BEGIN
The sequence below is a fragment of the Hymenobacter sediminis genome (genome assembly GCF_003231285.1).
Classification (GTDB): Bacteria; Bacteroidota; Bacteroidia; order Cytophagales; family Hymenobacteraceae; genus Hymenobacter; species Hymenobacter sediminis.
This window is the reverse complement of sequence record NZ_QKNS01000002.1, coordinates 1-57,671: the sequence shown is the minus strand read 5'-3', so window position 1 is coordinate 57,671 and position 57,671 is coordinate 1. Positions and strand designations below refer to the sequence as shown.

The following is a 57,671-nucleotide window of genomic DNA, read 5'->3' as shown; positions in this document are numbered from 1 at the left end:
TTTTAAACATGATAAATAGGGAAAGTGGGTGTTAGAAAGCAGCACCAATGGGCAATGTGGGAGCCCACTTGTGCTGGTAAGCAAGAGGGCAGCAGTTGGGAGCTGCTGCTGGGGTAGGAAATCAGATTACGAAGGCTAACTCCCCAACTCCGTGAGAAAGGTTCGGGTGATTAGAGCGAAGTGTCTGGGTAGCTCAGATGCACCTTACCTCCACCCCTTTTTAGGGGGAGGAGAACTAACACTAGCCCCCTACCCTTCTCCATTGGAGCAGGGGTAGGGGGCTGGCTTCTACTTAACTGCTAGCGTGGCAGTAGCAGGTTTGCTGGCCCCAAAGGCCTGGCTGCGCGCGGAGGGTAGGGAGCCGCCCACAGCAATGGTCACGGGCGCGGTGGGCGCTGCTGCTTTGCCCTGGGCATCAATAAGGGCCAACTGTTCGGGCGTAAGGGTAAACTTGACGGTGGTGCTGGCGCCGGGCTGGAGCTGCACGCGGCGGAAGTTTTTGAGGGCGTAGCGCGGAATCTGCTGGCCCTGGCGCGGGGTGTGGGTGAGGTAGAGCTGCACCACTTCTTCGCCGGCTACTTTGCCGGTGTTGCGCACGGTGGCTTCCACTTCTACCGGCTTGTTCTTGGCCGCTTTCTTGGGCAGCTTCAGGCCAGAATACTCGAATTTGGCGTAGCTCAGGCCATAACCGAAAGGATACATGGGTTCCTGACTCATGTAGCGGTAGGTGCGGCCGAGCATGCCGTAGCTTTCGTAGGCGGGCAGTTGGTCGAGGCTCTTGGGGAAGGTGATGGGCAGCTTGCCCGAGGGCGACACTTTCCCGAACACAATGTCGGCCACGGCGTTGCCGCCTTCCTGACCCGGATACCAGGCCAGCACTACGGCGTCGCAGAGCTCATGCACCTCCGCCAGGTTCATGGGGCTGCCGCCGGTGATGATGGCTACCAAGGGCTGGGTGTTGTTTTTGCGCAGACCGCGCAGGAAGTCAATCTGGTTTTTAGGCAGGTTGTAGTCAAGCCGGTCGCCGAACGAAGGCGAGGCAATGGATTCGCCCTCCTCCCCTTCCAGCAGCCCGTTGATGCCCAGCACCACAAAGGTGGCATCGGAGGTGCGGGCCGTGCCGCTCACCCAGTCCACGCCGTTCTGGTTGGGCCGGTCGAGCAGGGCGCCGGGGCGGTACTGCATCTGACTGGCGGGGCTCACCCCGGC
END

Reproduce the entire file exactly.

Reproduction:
The sequence below is a fragment of the Hymenobacter sediminis genome (genome assembly GCF_003231285.1).
Classification (GTDB): Bacteria; Bacteroidota; Bacteroidia; order Cytophagales; family Hymenobacteraceae; genus Hymenobacter; species Hymenobacter sediminis.
This window is the reverse complement of sequence record NZ_QKNS01000002.1, coordinates 1-57,671: the sequence shown is the minus strand read 5'-3', so window position 1 is coordinate 57,671 and position 57,671 is coordinate 1. Positions and strand designations below refer to the sequence as shown.

The following is a 57,671-nucleotide window of genomic DNA, read 5'->3' as shown; positions in this document are numbered from 1 at the left end:
TTTTAAACATGATAAATAGGGAAAGTGGGTGTTAGAAAGCAGCACCAATGGGCAATGTGGGAGCCCACTTGTGCTGGTAAGCAAGAGGGCAGCAGTTGGGAGCTGCTGCTGGGGTAGGAAATCAGATTACGAAGGCTAACTCCCCAACTCCGTGAGAAAGGTTCGGGTGATTAGAGCGAAGTGTCTGGGTAGCTCAGATGCACCTTACCTCCACCCCTTTTTAGGGGGAGGAGAACTAACACTAGCCCCCTACCCTTCTCCATTGGAGCAGGGGTAGGGGGCTGGCTTCTACTTAACTGCTAGCGTGGCAGTAGCAGGTTTGCTGGCCCCAAAGGCCTGGCTGCGCGCGGAGGGTAGGGAGCCGCCCACAGCAATGGTCACGGGCGCGGTGGGCGCTGCTGCTTTGCCCTGGGCATCAATAAGGGCCAACTGTTCGGGCGTAAGGGTAAACTTGACGGTGGTGCTGGCGCCGGGCTGGAGCTGCACGCGGCGGAAGTTTTTGAGGGCGTAGCGCGGAATCTGCTGGCCCTGGCGCGGGGTGTGGGTGAGGTAGAGCTGCACCACTTCTTCGCCGGCTACTTTGCCGGTGTTGCGCACGGTGGCTTCCACTTCTACCGGCTTGTTCTTGGCCGCTTTCTTGGGCAGCTTCAGGCCAGAATACTCGAATTTGGCGTAGCTCAGGCCATAACCGAAAGGATACATGGGTTCCTGACTCATGTAGCGGTAGGTGCGGCCGAGCATGCCGTAGCTTTCGTAGGCGGGCAGTTGGTCGAGGCTCTTGGGGAAGGTGATGGGCAGCTTGCCCGAGGGCGACACTTTCCCGAACACAATGTCGGCCACGGCGTTGCCGCCTTCCTGACCCGGATACCAGGCCAGCACTACGGCGTCGCAGAGCTCATGCACCTCCGCCAGGTTCATGGGGCTGCCGCCGGTGATGATGGCTACCAAGGGCTGGGTGTTGTTTTTGCGCAGACCGCGCAGGAAGTCAATCTGGTTTTTAGGCAGGTTGTAGTCAAGCCGGTCGCCGAACGAAGGCGAGGCAATGGATTCGCCCTCCTCCCCTTCCAGCAGCCCGTTGATGCCCAGCACCACAAAGGTGGCATCGGAGGTGCGGGCCGTGCCGCTCACCCAGTCCACGCCGTTCTGGTTGGGCCGGTCGAGCAGGGCGCCGGGGCGGTACTGCATCTGACTGGCGGGGCTCACCCCGGC